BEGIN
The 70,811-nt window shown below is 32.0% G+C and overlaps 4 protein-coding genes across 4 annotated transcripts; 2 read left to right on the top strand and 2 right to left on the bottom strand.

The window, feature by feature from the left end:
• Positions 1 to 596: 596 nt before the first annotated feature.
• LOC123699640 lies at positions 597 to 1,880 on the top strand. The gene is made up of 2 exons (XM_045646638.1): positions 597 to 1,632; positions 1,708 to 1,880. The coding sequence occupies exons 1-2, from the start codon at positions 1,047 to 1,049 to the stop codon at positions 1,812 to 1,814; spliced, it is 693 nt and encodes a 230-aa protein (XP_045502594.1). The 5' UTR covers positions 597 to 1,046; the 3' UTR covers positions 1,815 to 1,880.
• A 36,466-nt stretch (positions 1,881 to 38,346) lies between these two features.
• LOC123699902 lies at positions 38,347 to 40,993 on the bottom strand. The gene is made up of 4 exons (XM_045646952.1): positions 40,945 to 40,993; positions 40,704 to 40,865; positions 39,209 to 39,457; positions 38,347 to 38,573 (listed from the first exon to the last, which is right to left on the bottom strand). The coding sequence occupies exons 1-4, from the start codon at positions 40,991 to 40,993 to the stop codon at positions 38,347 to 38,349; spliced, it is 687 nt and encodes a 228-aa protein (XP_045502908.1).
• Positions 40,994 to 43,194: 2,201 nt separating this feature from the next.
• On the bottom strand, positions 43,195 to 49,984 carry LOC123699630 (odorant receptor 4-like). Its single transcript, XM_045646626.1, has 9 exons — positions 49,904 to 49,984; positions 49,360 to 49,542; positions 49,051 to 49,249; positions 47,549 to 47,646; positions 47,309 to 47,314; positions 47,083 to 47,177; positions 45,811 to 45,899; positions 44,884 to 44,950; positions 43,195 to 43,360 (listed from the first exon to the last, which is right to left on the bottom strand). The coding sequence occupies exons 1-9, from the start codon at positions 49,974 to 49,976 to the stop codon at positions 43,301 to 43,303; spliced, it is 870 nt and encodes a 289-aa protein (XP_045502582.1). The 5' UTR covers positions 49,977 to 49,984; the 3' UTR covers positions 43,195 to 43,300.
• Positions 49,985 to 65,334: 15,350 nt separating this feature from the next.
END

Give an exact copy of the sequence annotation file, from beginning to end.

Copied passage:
The 70,811-nt window shown below is 32.0% G+C and overlaps 4 protein-coding genes across 4 annotated transcripts; 2 read left to right on the top strand and 2 right to left on the bottom strand.

The window, feature by feature from the left end:
• Positions 1 to 596: 596 nt before the first annotated feature.
• LOC123699640 lies at positions 597 to 1,880 on the top strand. The gene is made up of 2 exons (XM_045646638.1): positions 597 to 1,632; positions 1,708 to 1,880. The coding sequence occupies exons 1-2, from the start codon at positions 1,047 to 1,049 to the stop codon at positions 1,812 to 1,814; spliced, it is 693 nt and encodes a 230-aa protein (XP_045502594.1). The 5' UTR covers positions 597 to 1,046; the 3' UTR covers positions 1,815 to 1,880.
• A 36,466-nt stretch (positions 1,881 to 38,346) lies between these two features.
• LOC123699902 lies at positions 38,347 to 40,993 on the bottom strand. The gene is made up of 4 exons (XM_045646952.1): positions 40,945 to 40,993; positions 40,704 to 40,865; positions 39,209 to 39,457; positions 38,347 to 38,573 (listed from the first exon to the last, which is right to left on the bottom strand). The coding sequence occupies exons 1-4, from the start codon at positions 40,991 to 40,993 to the stop codon at positions 38,347 to 38,349; spliced, it is 687 nt and encodes a 228-aa protein (XP_045502908.1).
• Positions 40,994 to 43,194: 2,201 nt separating this feature from the next.
• On the bottom strand, positions 43,195 to 49,984 carry LOC123699630 (odorant receptor 4-like). Its single transcript, XM_045646626.1, has 9 exons — positions 49,904 to 49,984; positions 49,360 to 49,542; positions 49,051 to 49,249; positions 47,549 to 47,646; positions 47,309 to 47,314; positions 47,083 to 47,177; positions 45,811 to 45,899; positions 44,884 to 44,950; positions 43,195 to 43,360 (listed from the first exon to the last, which is right to left on the bottom strand). The coding sequence occupies exons 1-9, from the start codon at positions 49,974 to 49,976 to the stop codon at positions 43,301 to 43,303; spliced, it is 870 nt and encodes a 289-aa protein (XP_045502582.1). The 5' UTR covers positions 49,977 to 49,984; the 3' UTR covers positions 43,195 to 43,300.
• Positions 49,985 to 65,334: 15,350 nt separating this feature from the next.